Trials and Tribulations.

He tapped his fingers on the keyboard, staring at the crack in the wall. “Aaaany day now,” he said, his voice fettered with sarcasm. “Any moment now, an idea is going to jump right out into these fingers, and I’ll write something. It won’t be good, but, it’ll be something.”

The sun had begun it’s rise, peeking through his back window and just barely catching his eye. He felt as though it was a death ray, piercing through to his soul, sending him crashing from his desk. He wiggled and shook, every last synapse firing, his eyes squeezing shut with tremendous might. He felt the presence of someone else then, and opened his left eye.

“Another seizure, Captain Stupid?” his Wife asked. The Writer sighed and stood up, avoiding the beams from the sun this time.

“No one understands the creative process,” the Writer sighed.

“Frying like bacon is creative?”

“In some circles, yes.”

“In your circle?”

He furrowed his brow and stuck his tongue out at her. She smiled smugly and walked out of the room. “I’m going to work now. Love you.”

“I’m not sure I still love you after that pithy remark, Madam,” he shouted after her. She shrugged and walked without turning around, opening the door to the garage and leaving.

He sat down in front of his computer again, the cursor blinking, tauntingly. “Screw you, cursor. At least you know what you have to do. Blink. Blink. Blink. Blink. Shut up.”

“Blink. Blink. Blink. Fuck you. Blink.” said the cursor.

“HEY!” he said, standing and pointing at the cursor.”

“Blink. Blink.” the cursor replied.

The writer pointed harder, and followed it up with a defeated “Gaahhhh!”

“Blink. Asshole. Blink.” the cursor taunted.

“Oh, fuck you, too.” The writer retorted, picking up the phone and dialing his wife. The phone rang twice before she answered.

“If you’re choking on your tongue, you didn’t dial 9-1-1.”

“Ha. Ha. Funny.”

“I thought so.”

Silence. Normally they were comfortable in silence. When they met, they were silent for hours while they stared into each other’s eyes. Now, it was uncomfortable. Nervous, even.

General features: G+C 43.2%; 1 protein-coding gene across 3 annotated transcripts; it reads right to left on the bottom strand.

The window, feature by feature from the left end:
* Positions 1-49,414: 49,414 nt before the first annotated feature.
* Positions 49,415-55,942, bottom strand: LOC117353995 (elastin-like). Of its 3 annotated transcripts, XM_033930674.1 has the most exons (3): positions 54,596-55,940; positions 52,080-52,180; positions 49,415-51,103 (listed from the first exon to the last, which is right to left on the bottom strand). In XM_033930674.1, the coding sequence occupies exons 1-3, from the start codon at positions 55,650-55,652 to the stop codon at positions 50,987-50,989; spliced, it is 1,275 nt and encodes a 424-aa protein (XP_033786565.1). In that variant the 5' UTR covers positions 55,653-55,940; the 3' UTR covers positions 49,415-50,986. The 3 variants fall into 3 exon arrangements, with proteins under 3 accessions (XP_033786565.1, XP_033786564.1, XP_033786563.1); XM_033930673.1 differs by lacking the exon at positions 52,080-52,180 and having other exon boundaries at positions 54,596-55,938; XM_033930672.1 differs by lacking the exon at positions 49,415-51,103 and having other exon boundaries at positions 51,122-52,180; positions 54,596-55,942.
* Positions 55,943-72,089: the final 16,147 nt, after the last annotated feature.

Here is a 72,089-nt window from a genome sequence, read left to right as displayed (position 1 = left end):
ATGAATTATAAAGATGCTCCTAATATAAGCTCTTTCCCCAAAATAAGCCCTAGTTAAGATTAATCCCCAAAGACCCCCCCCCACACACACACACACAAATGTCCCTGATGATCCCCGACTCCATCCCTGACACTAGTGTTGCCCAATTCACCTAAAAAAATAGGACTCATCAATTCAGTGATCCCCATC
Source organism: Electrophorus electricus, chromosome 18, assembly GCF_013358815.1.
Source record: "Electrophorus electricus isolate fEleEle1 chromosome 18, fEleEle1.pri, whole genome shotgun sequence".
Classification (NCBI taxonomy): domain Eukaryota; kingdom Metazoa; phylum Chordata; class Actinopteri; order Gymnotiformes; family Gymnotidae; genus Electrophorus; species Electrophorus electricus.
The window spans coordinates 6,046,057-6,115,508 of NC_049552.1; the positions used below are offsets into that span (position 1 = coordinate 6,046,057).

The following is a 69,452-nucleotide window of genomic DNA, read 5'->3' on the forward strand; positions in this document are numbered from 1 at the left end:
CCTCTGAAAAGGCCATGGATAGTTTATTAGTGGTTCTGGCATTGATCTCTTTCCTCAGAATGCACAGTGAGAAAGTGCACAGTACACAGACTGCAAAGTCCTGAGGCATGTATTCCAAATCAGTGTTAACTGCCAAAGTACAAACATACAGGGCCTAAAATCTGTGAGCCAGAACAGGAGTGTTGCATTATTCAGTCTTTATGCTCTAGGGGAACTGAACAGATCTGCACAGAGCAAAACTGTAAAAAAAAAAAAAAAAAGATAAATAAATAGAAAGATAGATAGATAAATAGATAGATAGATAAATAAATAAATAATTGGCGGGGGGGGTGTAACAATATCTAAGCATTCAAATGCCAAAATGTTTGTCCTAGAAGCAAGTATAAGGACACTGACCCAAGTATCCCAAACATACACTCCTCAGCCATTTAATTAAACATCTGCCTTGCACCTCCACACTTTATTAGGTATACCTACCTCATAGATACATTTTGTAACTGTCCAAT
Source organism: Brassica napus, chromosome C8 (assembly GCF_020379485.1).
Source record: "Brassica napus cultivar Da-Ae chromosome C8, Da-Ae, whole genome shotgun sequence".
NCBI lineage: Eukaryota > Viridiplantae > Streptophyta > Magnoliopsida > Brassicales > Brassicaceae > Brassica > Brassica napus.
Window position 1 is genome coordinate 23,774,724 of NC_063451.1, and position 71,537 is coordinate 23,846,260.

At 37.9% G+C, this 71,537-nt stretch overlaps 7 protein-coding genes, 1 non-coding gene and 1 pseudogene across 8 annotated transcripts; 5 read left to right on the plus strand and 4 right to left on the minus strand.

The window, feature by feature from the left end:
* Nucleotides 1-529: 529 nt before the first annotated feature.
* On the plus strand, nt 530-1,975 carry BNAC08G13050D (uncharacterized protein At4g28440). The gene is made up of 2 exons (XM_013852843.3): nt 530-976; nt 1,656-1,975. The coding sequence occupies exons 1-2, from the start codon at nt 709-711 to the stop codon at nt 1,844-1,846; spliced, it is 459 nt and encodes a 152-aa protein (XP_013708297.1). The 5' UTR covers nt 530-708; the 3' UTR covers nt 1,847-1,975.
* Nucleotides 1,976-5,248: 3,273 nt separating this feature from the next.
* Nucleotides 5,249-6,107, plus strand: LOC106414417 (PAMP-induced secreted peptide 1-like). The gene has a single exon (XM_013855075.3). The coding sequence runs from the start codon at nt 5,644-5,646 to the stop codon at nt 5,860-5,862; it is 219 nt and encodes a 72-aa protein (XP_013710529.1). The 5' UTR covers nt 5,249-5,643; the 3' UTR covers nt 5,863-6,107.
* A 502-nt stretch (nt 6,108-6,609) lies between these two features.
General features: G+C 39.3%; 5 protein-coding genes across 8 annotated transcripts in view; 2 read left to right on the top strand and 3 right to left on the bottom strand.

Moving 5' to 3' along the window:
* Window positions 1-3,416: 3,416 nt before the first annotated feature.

“What do you want?” she asked.

“You know I was kidding about the I don’t know if I love you anymore thing, right?” he asked, nervously. More silence.

“Are you serious?” she asked.

“Are we playing the question game?” he replied.

“Do you want to play the question game?”

“Do YOU want to play the question game?”

“Did you know you just lost because you asked the same question I did?”

“Did you know that it’s not because I said it in English, translated from Russian?”

“Did you know that you’re a moron, and of course I know you were kidding?” she said.

“Yes, I did. I love you.”

“I love you. You and your big stupidhe-”

“My stupid head?”

Silence.

“My stupid head?”

Silence, only louder still.

“Don’t give me the silent treatment. I hate the silent treatment.” He hated the silent treatment and how easy it worked on him. How frantic he got, how hard it was to be the one who got the last word or action in. And there, on the other end: Silence.

He looked at the phone and choked it, before putting the receiver back to his ear. “Hello?! Hello? Damnit!

On the other end of the phone, there would be no reply. His Wife, the one woman who loved him more than any other, the one woman who would put up with his nonsense, sit on the side of the road, gasping for air, looking around frantically for help as the police officer approached the side of her car.

“Any idea how fast you were going, ma’am?”

One Word